Trading convergences and divergences of a stock pair

Once a pair of stocks with a high correlation has been found, the next step is to divide the two stock prices so that the chart can show the historical relationship of this pair of stocks - the so-called "spread". In this way, the trader is able to draw conclusions as to whether possible cycles can be identified when looking at the spread. It is ideal if the spread moves around a mean value and forms a kind of trading range. Exactly these recurring divergences alignments of both stocks form the basis for so-called "divergence and convergence pair trades."

Figure 2 shows the development of the Caterpillar share (red line) and the Deere share (dark blue line) as well as the corresponding spread in the period from November 2009 to March 2011. The prices of both shares repeatedly go through phases in which a divergence or convergence can be observed. The spread shown in the lower part of the picture moved in a range between 0.86 and 1.0 during this period. It is therefore always a good idea to enter a pair trade when the spread reaches an extreme value, i.e. when one of the two limits has been reached.

Pair Trading in Practice

In the following a divergence trade will be shown: On March 1, 2010 (see point 1 in the chart), the spread of both stocks reached the upper edge of the range, which means that both stocks were again in line with each other and a renewed divergence was to be expected. To put this divergence pair trade into practice, half of the available capital was put into a Caterpillar short position, the other half into a Deere long position.

With this pair trade, the CFD trader thus bets on a renewed divergence of both price trends. Since both positions ("Legs") of the stock pair have the opposite direction, the trader is quasi market neutral. He speculates only on the change of the price difference and not on a certain direction of the total market. After the spread of both stocks had reached the lower limit of the range again in the following weeks (see point 2 in the chart), the pair trade was closed.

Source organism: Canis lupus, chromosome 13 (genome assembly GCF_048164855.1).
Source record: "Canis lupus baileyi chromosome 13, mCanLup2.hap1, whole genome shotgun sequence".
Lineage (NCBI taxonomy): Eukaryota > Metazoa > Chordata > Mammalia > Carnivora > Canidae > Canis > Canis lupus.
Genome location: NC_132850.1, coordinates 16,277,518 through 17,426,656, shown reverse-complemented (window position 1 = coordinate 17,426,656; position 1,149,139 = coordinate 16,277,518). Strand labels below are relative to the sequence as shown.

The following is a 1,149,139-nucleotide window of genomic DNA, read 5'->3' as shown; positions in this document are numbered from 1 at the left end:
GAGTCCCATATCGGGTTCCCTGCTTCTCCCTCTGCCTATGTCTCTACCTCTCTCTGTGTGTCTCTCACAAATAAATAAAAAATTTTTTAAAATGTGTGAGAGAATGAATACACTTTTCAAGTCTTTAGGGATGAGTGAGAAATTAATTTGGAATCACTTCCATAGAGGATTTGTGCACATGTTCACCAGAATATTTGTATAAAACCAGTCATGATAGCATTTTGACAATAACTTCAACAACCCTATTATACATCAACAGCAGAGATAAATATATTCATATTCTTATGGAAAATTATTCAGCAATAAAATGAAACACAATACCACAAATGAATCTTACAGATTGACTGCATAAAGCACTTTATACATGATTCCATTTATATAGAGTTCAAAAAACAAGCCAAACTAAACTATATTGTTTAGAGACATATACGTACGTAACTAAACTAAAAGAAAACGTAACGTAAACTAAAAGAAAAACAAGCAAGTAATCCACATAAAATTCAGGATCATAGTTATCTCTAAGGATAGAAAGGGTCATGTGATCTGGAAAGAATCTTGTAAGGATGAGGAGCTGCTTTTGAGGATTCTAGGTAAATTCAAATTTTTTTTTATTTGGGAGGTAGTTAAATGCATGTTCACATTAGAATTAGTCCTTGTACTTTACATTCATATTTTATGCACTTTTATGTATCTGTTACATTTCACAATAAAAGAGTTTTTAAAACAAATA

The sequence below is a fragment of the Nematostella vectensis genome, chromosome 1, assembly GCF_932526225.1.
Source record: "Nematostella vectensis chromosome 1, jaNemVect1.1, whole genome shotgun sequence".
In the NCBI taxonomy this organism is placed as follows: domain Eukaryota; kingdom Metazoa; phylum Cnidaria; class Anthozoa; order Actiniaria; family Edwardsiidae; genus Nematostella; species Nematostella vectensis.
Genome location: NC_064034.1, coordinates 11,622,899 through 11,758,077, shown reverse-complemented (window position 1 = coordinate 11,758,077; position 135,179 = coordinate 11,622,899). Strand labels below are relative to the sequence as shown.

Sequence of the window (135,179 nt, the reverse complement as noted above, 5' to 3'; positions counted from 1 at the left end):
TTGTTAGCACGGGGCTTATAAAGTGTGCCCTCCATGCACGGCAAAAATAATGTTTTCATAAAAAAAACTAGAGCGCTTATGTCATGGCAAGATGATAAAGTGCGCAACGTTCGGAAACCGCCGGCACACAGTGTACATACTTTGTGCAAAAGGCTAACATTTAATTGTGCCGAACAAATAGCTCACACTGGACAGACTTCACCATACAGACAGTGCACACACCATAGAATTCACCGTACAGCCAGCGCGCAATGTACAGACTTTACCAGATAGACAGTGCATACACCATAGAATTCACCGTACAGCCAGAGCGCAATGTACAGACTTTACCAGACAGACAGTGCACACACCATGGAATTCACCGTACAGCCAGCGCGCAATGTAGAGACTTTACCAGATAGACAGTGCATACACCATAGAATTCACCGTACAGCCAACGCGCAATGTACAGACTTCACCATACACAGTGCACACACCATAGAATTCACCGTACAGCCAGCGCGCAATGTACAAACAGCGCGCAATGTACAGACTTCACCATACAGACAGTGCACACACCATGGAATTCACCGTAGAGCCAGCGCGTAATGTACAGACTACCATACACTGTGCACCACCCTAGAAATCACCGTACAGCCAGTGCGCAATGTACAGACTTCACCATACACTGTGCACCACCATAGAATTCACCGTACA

In general, when pair trading, it is important to note that closing the trade always requires closing both legs, which means that the long and short sides of the pair must be closed at the same time. You can see the result of this pair trade in the following table.

The divergence pair trade yielded a profit of 8.65 percent, excluding transaction and financing costs and currency effects, as at Caterpillar stock outperformed Deere. So the divergence of the two price trends occurred, and as we know, that's exactly what should be traded. The stock that was shorted did rise, but only by 4.7 percent. Thus, the loss on the short side was significantly lower than the gain on the long side. Thus, in this example, the performance difference of around 8.65 percent was captured as a profit.

Without risk it does not work

As you can see on the chart, there were further trading opportunities that could be realized profitably. Again and again, the two shares diverged and converged. With the help of the analysis of the spread, several profitable trades could be executed.

However, one thing is certain: Even if the pair trading strategy primarily pursues the goal of being market-neutral and thus apparently "safe" profits - a certain risk is always present even with this trading strategy. This includes, above all, the risk of an unforeseen event such as a profit warning, which can lead to a strong opposite price reaction. The other danger lies in the analysis of correlation data: No matter how long time series are evaluated and interpreted, it is simply impossible to make a 100% statement about the future development of the correlation. Therefore, in pair trading, as in all other trading strategies, it is necessary to monitor the positions regularly and to adhere to strict risk management.